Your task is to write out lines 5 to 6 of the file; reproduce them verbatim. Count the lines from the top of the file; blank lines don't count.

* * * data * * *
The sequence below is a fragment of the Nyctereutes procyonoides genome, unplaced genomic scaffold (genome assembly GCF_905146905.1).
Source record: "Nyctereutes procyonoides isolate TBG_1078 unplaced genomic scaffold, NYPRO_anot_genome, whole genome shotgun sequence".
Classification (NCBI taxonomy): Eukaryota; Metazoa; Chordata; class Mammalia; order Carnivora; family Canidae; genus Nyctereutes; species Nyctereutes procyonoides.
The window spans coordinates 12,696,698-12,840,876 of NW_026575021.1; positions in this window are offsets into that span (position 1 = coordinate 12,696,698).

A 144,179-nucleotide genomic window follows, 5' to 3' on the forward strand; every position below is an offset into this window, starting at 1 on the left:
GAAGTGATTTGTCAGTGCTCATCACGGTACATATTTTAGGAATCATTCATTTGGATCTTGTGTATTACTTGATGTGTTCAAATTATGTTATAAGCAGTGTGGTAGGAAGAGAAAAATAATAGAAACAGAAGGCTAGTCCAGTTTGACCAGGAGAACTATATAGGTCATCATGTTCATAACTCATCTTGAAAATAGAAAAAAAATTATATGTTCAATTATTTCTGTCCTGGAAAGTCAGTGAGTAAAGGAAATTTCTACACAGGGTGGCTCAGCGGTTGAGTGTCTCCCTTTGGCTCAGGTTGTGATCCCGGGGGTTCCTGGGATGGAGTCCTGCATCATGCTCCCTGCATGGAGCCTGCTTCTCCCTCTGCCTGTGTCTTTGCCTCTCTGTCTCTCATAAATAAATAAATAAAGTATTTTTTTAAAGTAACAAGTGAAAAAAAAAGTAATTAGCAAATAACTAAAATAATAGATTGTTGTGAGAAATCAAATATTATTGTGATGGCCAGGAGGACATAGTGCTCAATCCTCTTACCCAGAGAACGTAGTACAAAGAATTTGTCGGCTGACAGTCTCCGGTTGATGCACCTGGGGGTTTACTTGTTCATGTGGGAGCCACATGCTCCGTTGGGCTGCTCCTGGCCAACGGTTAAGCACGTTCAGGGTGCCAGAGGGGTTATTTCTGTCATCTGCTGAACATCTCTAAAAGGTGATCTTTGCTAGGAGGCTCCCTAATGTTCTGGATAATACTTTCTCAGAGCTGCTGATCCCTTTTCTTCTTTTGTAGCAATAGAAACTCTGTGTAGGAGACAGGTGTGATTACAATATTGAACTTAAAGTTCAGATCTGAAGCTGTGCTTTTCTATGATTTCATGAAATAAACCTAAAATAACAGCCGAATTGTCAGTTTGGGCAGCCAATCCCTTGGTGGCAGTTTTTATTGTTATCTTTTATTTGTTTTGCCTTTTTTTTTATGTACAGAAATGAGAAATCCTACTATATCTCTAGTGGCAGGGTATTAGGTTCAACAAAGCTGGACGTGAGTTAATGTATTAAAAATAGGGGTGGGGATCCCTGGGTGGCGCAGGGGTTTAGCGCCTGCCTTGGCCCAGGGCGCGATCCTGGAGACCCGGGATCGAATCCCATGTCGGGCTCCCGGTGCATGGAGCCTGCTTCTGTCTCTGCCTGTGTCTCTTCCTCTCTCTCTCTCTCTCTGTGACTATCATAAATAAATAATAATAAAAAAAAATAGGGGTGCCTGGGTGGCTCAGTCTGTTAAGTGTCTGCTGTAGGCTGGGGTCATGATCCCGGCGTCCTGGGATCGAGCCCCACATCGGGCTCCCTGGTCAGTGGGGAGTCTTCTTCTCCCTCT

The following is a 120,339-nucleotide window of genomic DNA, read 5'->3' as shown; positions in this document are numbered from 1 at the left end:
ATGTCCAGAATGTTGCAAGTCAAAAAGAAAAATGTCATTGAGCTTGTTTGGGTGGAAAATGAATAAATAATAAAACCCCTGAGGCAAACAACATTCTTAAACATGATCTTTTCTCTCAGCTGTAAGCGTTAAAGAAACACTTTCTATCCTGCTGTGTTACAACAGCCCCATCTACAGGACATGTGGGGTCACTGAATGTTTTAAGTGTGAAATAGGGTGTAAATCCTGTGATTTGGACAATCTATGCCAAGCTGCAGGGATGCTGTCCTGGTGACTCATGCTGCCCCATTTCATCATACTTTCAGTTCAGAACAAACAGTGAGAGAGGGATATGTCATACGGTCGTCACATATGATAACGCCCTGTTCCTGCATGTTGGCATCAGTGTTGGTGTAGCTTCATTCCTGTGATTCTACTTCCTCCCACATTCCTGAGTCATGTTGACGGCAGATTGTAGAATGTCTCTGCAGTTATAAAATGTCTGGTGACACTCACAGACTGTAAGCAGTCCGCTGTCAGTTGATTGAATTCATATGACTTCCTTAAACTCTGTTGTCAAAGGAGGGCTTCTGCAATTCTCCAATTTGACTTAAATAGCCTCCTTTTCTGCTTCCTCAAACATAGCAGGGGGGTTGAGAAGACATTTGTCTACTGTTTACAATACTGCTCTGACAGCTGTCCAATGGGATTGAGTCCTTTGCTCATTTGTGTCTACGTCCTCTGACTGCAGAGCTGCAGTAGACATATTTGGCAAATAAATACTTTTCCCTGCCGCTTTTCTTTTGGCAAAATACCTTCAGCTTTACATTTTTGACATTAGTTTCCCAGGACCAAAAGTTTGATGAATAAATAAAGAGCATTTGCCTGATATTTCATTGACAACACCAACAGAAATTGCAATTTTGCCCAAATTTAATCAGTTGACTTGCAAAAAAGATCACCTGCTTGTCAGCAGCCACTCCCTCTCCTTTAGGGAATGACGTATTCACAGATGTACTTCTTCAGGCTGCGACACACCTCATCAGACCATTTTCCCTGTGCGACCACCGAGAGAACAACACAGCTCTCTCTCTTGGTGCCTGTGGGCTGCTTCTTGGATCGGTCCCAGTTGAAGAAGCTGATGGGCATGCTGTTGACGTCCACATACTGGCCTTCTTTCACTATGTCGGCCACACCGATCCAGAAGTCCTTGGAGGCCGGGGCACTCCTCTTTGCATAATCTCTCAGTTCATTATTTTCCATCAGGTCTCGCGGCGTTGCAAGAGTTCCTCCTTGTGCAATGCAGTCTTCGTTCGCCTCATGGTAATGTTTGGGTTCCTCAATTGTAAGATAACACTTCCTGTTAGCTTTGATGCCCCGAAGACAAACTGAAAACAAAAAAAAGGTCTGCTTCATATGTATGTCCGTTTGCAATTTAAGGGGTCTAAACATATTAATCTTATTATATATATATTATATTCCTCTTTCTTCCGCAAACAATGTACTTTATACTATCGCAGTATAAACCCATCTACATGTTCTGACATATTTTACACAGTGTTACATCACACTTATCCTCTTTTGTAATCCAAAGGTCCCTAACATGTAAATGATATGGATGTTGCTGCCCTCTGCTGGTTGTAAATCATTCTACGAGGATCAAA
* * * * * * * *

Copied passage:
A 144,179-nucleotide genomic window follows, 5' to 3' on the forward strand; every position below is an offset into this window, starting at 1 on the left:
GAAGTGATTTGTCAGTGCTCATCACGGTACATATTTTAGGAATCATTCATTTGGATCTTGTGTATTACTTGATGTGTTCAAATTATGTTATAAGCAGTGTGGTAGGAAGAGAAAAATAATAGAAACAGAAGGCTAGTCCAGTTTGACCAGGAGAACTATATAGGTCATCATGTTCATAACTCATCTTGAAAATAGAAAAAAAATTATATGTTCAATTATTTCTGTCCTGGAAAGTCAGTGAGTAAAGGAAATTTCTACACAGGGTGGCTCAGCGGTTGAGTGTCTCCCTTTGGCTCAGGTTGTGATCCCGGGGGTTCCTGGGATGGAGTCCTGCATCATGCTCCCTGCATGGAGCCTGCTTCTCCCTCTGCCTGTGTCTTTGCCTCTCTGTCTCTCATAAATAAATAAATAAAGTATTTTTTTAAAGTAACAAGTGAAAAAAAAAGTAATTAGCAAATAACTAAAATAATAGATTGTTGTGAGAAATCAAATATTATTGTGATGGCCAGGAGGACATAGTGCTCAATCCTCTTACCCAGAGAACGTAGTACAAAGAATTTGTCGGCTGACAGTCTCCGGTTGATGCACCTGGGGGTTTACTTGTTCATGTGGGAGCCACATGCTCCGTTGGGCTGCTCCTGGCCAACGGTTAAGCACGTTCAGGGTGCCAGAGGGGTTATTTCTGTCATCTGCTGAACATCTCTAAAAGGTGATCTTTGCTAGGAGGCTCCCTAATGTTCTGGATAATACTTTCTCAGAGCTGCTGATCCCTTTTCTTCTTTTGTAGCAATAGAAACTCTGTGTAGGAGACAGGTGTGATTACAATATTGAACTTAAAGTTCAGATCTGAAGCTGTGCTTTTCTATGATTTCATGAAATAAACCTAAAATAACAGCCGAATTGTCAGTTTGGGCAGCCAATCCCTTGGTGGCAGTTTTTATTGTTATCTTTTATTTGTTTTGCCTTTTTTTTTATGTACAGAAATGAGAAATCCTACTATATCTCTAGTGGCAGGGTATTAGGTTCAACAAAGCTGGACGTGAGTTAATGTATTAAAAATAGGGGTGGGGATCCCTGGGTGGCGCAGGGGTTTAGCGCCTGCCTTGGCCCAGGGCGCGATCCTGGAGACCCGGGATCGAATCCCATGTCGGGCTCCCGGTGCATGGAGCCTGCTTCTGTCTCTGCCTGTGTCTCTTCCTCTCTCTCTCTCTCTCTGTGACTATCATAAATAAATAATAATAAAAAAAAATAGGGGTGCCTGGGTGGCTCAGTCTGTTAAGTGTCTGCTGTAGGCTGGGGTCATGATCCCGGCGTCCTGGGATCGAGCCCCACATCGGGCTCCCTGGTCAGTGGGGAGTCTTCTTCTCCCTCT